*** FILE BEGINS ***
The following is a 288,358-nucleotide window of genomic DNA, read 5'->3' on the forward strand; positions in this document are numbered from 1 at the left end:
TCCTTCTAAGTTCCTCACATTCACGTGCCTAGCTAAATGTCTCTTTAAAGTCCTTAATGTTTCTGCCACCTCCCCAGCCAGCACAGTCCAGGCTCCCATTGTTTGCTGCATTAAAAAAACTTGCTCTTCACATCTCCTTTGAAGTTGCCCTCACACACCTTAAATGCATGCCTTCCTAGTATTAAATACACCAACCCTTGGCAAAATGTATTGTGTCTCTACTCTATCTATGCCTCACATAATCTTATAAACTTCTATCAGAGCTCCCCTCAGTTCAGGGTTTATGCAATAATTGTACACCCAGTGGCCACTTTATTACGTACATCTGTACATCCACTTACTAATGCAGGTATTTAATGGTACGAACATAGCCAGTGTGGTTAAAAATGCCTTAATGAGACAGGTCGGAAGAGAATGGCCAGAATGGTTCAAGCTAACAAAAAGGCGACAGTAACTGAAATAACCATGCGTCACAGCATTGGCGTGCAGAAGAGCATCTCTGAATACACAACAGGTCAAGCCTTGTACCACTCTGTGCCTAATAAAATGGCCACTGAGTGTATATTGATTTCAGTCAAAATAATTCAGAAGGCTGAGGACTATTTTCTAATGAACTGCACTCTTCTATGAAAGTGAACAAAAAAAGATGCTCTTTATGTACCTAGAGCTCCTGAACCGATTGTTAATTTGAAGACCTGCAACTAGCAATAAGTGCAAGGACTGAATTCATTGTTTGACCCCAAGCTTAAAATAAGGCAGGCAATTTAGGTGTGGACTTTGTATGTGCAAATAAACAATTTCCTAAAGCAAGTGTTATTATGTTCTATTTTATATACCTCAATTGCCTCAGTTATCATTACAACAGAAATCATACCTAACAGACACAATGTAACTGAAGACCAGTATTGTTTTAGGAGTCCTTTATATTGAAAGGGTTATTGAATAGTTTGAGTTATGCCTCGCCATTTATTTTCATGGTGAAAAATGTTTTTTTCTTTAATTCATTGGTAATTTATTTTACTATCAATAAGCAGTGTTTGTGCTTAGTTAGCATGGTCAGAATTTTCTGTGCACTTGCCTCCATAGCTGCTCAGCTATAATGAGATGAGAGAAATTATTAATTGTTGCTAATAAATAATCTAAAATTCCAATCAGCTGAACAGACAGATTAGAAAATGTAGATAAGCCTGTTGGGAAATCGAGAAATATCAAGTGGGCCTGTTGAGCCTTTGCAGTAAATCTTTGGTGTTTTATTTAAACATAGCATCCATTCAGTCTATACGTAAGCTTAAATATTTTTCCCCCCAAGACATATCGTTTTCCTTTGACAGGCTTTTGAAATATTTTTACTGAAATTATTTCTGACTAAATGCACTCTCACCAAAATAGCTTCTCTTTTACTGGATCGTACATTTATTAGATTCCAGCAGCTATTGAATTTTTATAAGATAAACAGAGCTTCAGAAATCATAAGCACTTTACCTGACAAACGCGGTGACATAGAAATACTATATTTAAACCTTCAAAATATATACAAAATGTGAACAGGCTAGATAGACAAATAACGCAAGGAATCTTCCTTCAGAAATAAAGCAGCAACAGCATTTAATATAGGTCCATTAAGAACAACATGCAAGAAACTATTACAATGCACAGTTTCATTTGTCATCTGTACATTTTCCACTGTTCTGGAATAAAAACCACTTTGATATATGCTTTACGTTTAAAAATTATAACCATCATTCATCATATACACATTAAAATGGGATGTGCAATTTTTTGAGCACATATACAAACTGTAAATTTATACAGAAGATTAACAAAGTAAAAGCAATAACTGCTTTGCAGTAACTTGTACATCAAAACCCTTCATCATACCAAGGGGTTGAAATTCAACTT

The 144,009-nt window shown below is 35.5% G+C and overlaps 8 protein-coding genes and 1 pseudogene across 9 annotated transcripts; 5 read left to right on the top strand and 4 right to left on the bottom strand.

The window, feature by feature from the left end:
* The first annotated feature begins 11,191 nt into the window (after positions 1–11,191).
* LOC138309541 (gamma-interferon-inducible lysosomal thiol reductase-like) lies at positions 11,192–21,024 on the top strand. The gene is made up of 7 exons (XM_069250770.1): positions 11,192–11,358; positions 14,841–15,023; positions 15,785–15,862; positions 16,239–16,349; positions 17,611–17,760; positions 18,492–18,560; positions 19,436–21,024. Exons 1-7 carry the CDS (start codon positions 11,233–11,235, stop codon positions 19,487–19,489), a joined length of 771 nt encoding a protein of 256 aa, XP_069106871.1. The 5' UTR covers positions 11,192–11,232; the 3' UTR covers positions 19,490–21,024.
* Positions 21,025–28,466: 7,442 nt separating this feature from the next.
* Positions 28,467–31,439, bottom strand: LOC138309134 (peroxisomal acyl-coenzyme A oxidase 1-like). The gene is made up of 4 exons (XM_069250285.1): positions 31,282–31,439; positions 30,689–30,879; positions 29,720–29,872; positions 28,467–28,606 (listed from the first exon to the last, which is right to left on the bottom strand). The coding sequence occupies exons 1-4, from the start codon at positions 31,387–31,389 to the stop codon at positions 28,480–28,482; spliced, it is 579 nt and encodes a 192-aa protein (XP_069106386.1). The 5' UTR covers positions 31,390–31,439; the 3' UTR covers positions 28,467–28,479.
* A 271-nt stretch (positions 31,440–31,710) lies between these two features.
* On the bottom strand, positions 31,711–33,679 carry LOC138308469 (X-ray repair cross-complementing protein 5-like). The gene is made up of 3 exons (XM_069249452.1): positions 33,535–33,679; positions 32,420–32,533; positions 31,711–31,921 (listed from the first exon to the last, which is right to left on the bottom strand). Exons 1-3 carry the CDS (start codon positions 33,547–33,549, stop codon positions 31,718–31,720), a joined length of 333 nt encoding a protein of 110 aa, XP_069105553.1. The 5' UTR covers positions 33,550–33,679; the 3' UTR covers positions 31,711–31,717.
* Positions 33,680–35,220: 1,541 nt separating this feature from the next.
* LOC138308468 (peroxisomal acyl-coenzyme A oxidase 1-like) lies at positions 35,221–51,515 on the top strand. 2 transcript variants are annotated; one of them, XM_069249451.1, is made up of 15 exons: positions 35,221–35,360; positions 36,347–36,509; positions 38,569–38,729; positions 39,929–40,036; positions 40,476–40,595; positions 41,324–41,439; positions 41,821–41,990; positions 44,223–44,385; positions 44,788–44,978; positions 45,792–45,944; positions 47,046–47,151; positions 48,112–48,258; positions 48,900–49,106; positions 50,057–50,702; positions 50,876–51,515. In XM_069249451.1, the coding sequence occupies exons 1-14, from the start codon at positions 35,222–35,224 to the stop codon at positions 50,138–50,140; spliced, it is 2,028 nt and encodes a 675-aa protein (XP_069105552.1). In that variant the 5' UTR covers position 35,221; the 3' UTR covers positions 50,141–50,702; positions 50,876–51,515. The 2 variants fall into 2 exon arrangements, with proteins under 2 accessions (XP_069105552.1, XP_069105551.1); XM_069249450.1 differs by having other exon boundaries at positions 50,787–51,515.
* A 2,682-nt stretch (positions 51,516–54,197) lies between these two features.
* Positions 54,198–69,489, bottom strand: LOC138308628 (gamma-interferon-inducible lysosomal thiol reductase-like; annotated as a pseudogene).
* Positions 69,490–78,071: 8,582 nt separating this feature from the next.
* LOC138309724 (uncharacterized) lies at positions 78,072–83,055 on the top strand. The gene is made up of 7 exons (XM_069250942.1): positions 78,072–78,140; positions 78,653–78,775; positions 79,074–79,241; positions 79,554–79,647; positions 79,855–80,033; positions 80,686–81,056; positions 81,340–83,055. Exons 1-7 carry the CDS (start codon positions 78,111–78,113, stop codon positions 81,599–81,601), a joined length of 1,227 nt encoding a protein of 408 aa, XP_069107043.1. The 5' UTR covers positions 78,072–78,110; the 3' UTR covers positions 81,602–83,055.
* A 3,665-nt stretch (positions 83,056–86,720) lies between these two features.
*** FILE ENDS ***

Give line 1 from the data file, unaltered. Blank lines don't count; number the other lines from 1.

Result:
The following is a 288,358-nucleotide window of genomic DNA, read 5'->3' on the forward strand; positions in this document are numbered from 1 at the left end: